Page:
Surrey’s Dr Adam Collins has been helping BBC TV programme 'Trust Me I’m a Doctor' with a study looking into whether it’s better to eat carbs in the morning or evening.
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And there were some surprising results. Adam, senior tutor in nutrition, believed his study would show that eating carbs, such as bread, pasta and vegetables, in the morning would have a more beneficial effect on our blood glucose levels than doing so in the evening.
However, the study proved otherwise. He recruited healthy volunteers who for five days were asked to eat most of their carb allowance for breakfast, leaving only a small amount for dinner time. Then they had five days of normal eating before switching to low-carb breakfasts and high-carb dinners for a final five days.
When the researchers tested the volunteers on the day after a run of high-carb breakfasts and low-carb dinners, they found their average blood glucose response was 15.9 units as predicted, but when they did the same tests after five days of low-carb breakfasts and high-carb dinners their average glucose response went down to 10.4 units, much lower than expected.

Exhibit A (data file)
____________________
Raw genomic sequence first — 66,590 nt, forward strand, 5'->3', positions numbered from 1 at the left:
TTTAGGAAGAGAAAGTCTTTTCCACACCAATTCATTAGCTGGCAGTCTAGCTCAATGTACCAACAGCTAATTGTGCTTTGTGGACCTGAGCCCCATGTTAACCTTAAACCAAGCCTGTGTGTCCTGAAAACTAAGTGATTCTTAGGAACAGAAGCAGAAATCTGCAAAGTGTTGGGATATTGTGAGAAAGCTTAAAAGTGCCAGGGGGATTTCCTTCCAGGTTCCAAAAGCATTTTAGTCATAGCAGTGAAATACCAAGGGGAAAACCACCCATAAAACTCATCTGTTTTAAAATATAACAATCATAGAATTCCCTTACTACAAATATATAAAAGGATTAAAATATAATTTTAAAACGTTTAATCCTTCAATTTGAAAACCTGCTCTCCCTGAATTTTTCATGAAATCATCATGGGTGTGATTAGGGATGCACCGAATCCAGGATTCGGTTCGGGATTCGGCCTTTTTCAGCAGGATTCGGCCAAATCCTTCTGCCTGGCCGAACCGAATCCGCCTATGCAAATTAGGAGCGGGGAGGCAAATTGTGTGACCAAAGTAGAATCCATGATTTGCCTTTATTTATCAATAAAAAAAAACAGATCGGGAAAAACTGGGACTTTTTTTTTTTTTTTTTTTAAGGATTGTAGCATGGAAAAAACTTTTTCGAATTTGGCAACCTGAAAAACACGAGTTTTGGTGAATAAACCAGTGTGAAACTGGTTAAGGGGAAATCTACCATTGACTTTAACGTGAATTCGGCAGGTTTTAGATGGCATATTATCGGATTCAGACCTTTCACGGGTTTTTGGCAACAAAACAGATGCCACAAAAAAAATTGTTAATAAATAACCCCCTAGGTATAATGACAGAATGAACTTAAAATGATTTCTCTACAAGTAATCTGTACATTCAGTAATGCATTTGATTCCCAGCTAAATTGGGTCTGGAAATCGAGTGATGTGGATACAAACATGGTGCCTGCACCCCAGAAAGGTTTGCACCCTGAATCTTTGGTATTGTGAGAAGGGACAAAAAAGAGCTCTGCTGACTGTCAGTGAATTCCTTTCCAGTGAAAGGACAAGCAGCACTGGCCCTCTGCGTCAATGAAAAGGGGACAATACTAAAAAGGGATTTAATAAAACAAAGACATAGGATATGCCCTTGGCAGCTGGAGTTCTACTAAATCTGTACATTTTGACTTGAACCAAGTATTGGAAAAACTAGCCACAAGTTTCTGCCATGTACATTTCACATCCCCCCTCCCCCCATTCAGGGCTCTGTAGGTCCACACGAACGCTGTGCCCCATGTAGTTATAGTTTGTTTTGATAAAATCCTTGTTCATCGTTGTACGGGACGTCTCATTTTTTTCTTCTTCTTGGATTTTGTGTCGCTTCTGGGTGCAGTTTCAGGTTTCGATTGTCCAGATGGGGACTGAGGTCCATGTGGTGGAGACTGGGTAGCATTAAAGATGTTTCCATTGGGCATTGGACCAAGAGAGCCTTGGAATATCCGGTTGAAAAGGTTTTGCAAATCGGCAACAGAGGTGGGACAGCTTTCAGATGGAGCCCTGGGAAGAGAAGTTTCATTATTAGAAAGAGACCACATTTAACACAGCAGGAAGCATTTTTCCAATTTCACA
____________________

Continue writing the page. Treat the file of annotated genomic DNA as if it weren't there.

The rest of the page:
The study appears to show that after a few days of low-carb breakfasts and high-carb dinners our bodies becomes trained for this - it becomes better at responding to a heavy carb load in the evening.
Dr Collins is now launching a much larger study, which will hopefully provide more definitive answers.
The new series of Trust Me I'm a Doctor continues on BBC Two at 8.30pm on 17 January and will be available on iPlayer afterwards.